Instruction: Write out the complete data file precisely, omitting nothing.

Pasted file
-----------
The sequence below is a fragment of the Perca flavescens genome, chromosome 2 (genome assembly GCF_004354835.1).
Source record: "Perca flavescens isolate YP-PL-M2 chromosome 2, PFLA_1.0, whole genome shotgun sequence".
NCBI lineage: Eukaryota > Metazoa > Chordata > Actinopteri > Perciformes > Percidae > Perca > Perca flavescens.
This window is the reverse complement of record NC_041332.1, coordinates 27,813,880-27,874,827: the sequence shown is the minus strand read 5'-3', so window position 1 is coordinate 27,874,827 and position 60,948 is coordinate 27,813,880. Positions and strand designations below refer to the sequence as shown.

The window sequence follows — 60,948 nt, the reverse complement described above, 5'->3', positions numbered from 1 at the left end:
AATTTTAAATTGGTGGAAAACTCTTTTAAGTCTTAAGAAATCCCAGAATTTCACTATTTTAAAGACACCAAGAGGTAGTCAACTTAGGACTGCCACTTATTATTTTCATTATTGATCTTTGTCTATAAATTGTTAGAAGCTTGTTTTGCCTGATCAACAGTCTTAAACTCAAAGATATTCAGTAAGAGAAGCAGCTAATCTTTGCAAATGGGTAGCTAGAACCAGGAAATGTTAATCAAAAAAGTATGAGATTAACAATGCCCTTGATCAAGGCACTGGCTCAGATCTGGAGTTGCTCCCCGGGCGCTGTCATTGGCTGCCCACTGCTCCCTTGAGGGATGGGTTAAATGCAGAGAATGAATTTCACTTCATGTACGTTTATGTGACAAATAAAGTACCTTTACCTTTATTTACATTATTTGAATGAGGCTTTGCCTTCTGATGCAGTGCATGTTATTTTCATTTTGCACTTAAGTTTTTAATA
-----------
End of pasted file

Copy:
The sequence below is a fragment of the Perca flavescens genome, chromosome 2 (genome assembly GCF_004354835.1).
Source record: "Perca flavescens isolate YP-PL-M2 chromosome 2, PFLA_1.0, whole genome shotgun sequence".
NCBI lineage: Eukaryota > Metazoa > Chordata > Actinopteri > Perciformes > Percidae > Perca > Perca flavescens.
This window is the reverse complement of record NC_041332.1, coordinates 27,813,880-27,874,827: the sequence shown is the minus strand read 5'-3', so window position 1 is coordinate 27,874,827 and position 60,948 is coordinate 27,813,880. Positions and strand designations below refer to the sequence as shown.

The window sequence follows — 60,948 nt, the reverse complement described above, 5'->3', positions numbered from 1 at the left end:
AATTTTAAATTGGTGGAAAACTCTTTTAAGTCTTAAGAAATCCCAGAATTTCACTATTTTAAAGACACCAAGAGGTAGTCAACTTAGGACTGCCACTTATTATTTTCATTATTGATCTTTGTCTATAAATTGTTAGAAGCTTGTTTTGCCTGATCAACAGTCTTAAACTCAAAGATATTCAGTAAGAGAAGCAGCTAATCTTTGCAAATGGGTAGCTAGAACCAGGAAATGTTAATCAAAAAAGTATGAGATTAACAATGCCCTTGATCAAGGCACTGGCTCAGATCTGGAGTTGCTCCCCGGGCGCTGTCATTGGCTGCCCACTGCTCCCTTGAGGGATGGGTTAAATGCAGAGAATGAATTTCACTTCATGTACGTTTATGTGACAAATAAAGTACCTTTACCTTTATTTACATTATTTGAATGAGGCTTTGCCTTCTGATGCAGTGCATGTTATTTTCATTTTGCACTTAAGTTTTTAATA